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Vax Dilemma of Speed Versus Safety

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PostPosted: Sun Sep 06, 2009 6:00 pm    Post subject: Vax Dilemma of Speed Versus Safety Reply with quote

MONTREAL: Doctors who've seen how desperately sick some swine flu patients become are pressing authorities to further fast-track vaccine approval. But a large portion of the public appears reluctant to take the vaccine, a situation that could worsen if fast-tracking deepens suspicions about the product's safety.

Individuals and organizations concerned about global equity are urging countries with vaccine contracts to stretch supplies by using boosting compounds called adjuvants so developing countries can also get some serum. But the decision to use an adjuvant is being blamed -- unfairly, federal officials say -- for the fact Canada may not start vaccinating until a month after the U.S. and Britain.

Dr. Ross Upshur, director of the University of Toronto's Joint Centre for Bioethics, sums up the dilemma that federal authorities managing the pandemic vaccine file face.

"They're going to get enough vaccine for everybody to have it; nobody's going to want it, and any sequence that they can come up with of who gets it first isn't going to satisfy anybody because somebody has to go second for a vaccine that they don't want to get," Upshur says.

"They can't win," agrees Dr. Marie-Paule Kieny, head of the World Health Organization's vaccine research initiative.

The WHO had asked countries with first access to pandemic shots to employ vaccine sparing approaches, such as the use of adjuvants, so that there will be more to go around. Without frugal use in wealthy countries, the vast majority of nations will have limited access, at best, to vaccine against the novel H1N1 virus.

If the strain drifts - which we don't know, but may well be the case - then with adjuvant would be preferable," she says. "I think it was a sensible decision to make.

U.S. authorities have made it clear they will only use adjuvanted vaccine if their supplies won't meet American needs. They will not use the boosting compounds to stretch supplies for the developing world.

In a commentary published in the New England Journal of Medicine, Dr. Tachi Yamada said it would be inexcusable for people in poorer countries to die because richer countries use up most of the limited vaccine supplies. And he specifically pointed to the reluctance to use adjuvanted vaccines, currently licensed in parts of Europe but not in North America.

"Under a global health crisis where millions could die we have to really think hard whether we play by the rules we establish for normal times, or we think much more aggressively and take greater risks," he said in an interview last month.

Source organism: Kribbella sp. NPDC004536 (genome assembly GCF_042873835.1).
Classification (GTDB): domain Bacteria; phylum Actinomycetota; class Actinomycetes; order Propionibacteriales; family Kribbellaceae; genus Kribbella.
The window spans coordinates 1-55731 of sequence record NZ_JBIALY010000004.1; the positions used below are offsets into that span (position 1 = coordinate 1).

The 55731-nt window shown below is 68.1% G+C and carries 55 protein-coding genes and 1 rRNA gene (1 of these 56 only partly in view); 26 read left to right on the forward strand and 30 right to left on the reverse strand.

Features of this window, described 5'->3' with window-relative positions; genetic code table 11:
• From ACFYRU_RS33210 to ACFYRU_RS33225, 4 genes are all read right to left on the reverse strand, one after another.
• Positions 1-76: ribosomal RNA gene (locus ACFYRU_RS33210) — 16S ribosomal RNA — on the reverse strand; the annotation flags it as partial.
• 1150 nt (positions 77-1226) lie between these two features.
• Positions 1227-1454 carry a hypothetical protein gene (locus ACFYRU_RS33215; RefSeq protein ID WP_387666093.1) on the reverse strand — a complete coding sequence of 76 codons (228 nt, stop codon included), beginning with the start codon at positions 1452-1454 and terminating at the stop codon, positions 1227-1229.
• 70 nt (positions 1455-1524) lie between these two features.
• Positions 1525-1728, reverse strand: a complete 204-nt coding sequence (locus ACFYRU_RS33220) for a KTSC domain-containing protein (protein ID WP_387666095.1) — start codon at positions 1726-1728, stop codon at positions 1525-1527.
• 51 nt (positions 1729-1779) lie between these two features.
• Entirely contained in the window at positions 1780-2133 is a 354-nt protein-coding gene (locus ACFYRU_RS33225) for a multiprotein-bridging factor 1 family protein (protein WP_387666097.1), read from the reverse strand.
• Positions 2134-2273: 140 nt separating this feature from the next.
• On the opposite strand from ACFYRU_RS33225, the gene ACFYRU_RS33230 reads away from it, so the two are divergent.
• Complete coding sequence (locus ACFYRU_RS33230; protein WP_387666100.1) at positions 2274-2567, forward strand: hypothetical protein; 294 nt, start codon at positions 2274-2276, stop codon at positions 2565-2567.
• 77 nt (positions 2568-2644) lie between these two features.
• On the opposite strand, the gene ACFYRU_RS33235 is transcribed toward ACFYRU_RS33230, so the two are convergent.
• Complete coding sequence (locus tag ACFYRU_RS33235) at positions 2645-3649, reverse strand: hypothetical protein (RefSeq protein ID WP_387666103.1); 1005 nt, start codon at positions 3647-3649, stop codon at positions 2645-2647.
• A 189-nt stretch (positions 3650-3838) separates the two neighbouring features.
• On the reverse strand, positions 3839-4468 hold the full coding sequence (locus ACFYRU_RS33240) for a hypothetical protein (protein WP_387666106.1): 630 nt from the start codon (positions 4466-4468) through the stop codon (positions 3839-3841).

But people in this country who fear Canada's supplies will arrive too late to prevent a possible surge in severe cases in the early fall contend the inclusion of an adjuvant is dragging out the approval process.

In an editorial published last week, the Canadian Medical Association Journal called on the federal government to offer unadjuvanted vaccine to people at high risk of having life-threatening bouts of flu, and to make it available sooner.

Editor-in-chief Dr. Paul Hebert, who signed the editorial, is an intensive care physician in Ottawa. He admits his experience treating gravely ill swine flu patients is framing his position on the issue.

But conflicting views even within the journal illustrate the dilemma federal officials face.

By the end of one day-long discussion, 49% of the participants favoured a "moderate effort" approach to vaccine roll out and 30% preferred a "go slow" approach.

Only 21% supported going "full throttle" on pandemic vacccine.

Full article: Canadian Press
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PostPosted: Fri Sep 11, 2009 11:01 am    Post subject: Is this the answer to all the problems? Reply with quote

Studies: 1 dose of swine flu vaccine works

(AP) -- Good news in the world's flu fight: One dose of the new swine flu vaccine looks strong enough to protect adults - and can spark protection within 10 days of the shot, Australian and U.S. researchers said Thursday.

Australian shot maker CSL Ltd. published results of a study that found between 75 percent and 96 percent of vaccinated people should be protected with one dose - remarkable considering scientists thought it would take two doses.

One dose means tight supplies of H1N1 vaccine won't be stretched so badly after all. The U.S. has ordered 195 million doses, based on the hope that 15 micrograms was indeed the right dose. Had it taken twice that dose, or two shots apiece, half as many people could have received the vaccine.

A separate report in Thursday's New England Journal suggested European manufacturers might get away with an even smaller dose. Novartis Vaccines added what's called an adjuvant, or immune-boosting chemical, to its version of the swine flu shot and found a 7.5-microgram dose was effective. It did, however, spark more of those reactions like injection-site pain.

Numerous countries allow flu vaccines with adjuvants to sell every year, but the U.S. has never approved an adjuvant-containing flu shot.

The winter flu vaccine is widely available now, and U.S. health authorities urged people Thursday to get it out of the way now before swine flu shots start arriving in mid-October.

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